What's A 2021 Bird Calendar Without A Kookaburra?
The sound of a delivery van teases your ears from the street in front of your house. You hear the familiar screech of the driver's door. The door slams and booted footsteps scuffle up your concrete driveway. The gentle slap of a package on the doorstep tweaks your excitement. Could it be there? Is this the day you've been waiting for?
Your excitement grows as you reach your front door. You swing it open, undisturbed by the creaking hinge that's been bothering you for months now. As you step one foot out the door and look down, you see it. The flat rectangular item, lovingly packed in it's brown, recycled envelope summons a child-like squeak from your throat. It's finally here?! Your Barry Callister Photography 2021 Bird Calendar!
You tear the package open and start to flick through the months. As you reach March, your jaw drops. You pause in amazement as you gaze upon this stunning image:
The 2021 Wall Calendar Kookaburra Image
Ok, so maybe I talked that up just a liiiiiittle bit too much! However, I am very happy with this Kookaburra image and that is why I chose it for the March image of my 2021 Bird Calendar.
The day I took this shot, I was actually photographing the Flying Fox colony at Woolgoolga Lake in Woolgoolga, New South Wales, Australia.
Flying Foxes, commonly known as Fruit Bats, are native to Australia. They help regenerate forests and keep ecosystems healthy through pollination and the spreading of seeds. Unfortunately, like a lot of species here in Australia, they are critically endangered. Two of the four species of Flying Foxes we have here have reduced in population by 95%.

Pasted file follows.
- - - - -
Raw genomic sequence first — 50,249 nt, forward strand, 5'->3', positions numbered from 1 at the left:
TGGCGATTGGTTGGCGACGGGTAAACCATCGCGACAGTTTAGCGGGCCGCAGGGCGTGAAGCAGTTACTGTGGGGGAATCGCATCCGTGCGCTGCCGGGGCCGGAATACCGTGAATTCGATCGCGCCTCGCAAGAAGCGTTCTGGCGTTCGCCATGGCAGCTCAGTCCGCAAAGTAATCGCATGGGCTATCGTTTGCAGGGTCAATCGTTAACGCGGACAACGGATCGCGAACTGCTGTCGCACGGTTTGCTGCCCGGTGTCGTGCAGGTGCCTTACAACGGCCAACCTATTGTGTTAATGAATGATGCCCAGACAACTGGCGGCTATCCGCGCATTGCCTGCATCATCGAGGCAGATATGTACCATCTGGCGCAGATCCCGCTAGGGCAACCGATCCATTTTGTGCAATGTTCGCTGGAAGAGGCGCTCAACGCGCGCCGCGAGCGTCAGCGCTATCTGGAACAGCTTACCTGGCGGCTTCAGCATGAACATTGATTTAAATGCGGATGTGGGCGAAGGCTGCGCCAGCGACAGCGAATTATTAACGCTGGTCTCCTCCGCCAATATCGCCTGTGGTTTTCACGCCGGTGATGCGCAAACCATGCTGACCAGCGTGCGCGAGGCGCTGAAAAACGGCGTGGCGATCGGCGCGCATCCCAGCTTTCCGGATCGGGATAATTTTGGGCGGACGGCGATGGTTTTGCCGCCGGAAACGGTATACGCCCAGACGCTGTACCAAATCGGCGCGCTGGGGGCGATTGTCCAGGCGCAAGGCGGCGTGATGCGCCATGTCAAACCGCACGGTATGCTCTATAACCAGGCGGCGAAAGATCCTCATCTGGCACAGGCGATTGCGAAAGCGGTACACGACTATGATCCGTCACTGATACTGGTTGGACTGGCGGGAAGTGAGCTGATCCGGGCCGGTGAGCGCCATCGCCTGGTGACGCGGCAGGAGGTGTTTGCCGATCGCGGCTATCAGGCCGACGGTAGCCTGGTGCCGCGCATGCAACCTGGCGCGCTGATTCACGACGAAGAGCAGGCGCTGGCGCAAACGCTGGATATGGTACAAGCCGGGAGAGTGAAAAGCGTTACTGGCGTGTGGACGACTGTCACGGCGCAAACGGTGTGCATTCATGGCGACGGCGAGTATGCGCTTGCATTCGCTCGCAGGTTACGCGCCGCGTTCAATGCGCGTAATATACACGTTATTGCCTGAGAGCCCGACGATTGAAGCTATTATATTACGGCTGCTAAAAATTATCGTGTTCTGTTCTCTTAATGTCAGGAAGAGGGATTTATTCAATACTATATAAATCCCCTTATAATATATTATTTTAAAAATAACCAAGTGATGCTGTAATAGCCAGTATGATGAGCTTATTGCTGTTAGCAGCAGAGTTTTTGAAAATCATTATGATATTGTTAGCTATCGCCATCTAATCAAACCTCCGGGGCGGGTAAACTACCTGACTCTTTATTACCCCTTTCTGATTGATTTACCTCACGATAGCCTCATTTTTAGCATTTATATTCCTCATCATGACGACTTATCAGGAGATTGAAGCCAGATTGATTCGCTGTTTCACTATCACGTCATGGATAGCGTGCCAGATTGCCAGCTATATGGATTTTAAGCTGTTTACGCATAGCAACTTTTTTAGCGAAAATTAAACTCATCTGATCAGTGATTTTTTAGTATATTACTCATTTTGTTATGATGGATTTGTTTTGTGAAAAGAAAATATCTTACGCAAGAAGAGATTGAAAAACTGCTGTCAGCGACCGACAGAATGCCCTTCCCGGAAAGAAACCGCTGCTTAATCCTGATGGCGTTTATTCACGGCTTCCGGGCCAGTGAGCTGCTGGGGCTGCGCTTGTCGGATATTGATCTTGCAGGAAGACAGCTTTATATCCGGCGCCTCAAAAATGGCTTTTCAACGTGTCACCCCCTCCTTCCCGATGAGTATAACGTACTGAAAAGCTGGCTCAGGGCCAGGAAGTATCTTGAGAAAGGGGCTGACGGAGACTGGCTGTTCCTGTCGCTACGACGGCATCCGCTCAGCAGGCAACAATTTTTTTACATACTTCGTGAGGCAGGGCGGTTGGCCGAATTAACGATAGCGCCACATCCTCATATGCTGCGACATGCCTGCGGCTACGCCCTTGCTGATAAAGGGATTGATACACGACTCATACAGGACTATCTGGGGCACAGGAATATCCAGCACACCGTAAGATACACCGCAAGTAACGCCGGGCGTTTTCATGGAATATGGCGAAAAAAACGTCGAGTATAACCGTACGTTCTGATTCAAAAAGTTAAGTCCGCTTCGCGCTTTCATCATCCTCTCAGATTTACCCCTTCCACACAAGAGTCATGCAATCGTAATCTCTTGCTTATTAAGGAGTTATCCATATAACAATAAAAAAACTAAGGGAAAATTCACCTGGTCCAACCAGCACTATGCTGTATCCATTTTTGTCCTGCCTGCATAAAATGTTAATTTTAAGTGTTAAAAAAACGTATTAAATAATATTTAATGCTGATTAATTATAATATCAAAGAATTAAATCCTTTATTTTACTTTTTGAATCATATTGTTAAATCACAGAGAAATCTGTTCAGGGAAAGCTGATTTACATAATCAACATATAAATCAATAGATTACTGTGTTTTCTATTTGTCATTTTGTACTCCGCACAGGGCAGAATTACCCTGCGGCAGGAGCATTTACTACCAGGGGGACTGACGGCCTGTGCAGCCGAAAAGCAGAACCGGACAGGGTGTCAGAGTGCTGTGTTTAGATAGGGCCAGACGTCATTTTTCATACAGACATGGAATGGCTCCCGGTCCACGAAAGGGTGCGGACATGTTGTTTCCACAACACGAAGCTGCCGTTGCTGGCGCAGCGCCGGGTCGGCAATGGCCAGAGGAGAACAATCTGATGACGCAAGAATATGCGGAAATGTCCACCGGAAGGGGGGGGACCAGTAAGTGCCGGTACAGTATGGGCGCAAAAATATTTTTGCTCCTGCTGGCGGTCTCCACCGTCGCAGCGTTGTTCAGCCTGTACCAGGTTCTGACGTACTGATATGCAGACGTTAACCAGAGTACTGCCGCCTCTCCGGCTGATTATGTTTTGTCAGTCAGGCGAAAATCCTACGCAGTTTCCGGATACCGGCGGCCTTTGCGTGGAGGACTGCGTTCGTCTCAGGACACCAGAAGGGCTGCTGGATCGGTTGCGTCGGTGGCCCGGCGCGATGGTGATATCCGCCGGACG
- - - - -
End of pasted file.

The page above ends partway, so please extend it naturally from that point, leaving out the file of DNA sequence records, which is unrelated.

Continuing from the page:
A Kookaburra Catches My Eye
A telephone pole stood near where I was standing. Perched on the street light that's attached to the pole was this Kookaburra. It was moving it's fierce gaze over the grassy area by the side of the road, looking for grubs to swoop down and eat.
As I already had more than enough photos of the Flying Foxes, I decided to train my camera on the Kookaburra and wait for it to swoop down. After about 5 or 10 minutes of holding the bird in my viewfinder, it finally took a dive to the grass below.
Kookaburras rarely fail to catch their prey, and this one successfully grabbed this bug from the grass and quickly snapped it up. As I stood there with my camera still trained on it, it flew right past me, back up to a perch on the telephone pole. That's when I took the photo that appears in the March page of my wall calendar for 2021.
My 2021 Wall Calendar
Of course, my hanging calendar for 2021 has more than just this one image in it. There are 12 more Australian bird images with names to brighten your 2021. Now, not all the birds are Australian species but they were all photographed in Australia.
Click here to purchase the calendar.
Thank you for taking the time to read this blog post today. Please come back to my blog soon. Take care of yourself and our Nature.
If you enjoyed this post, you may like reading these other calendar image stories too:
Flying Fox information referenced from https://www.animalsaustralia.org/issues/flying-foxes.php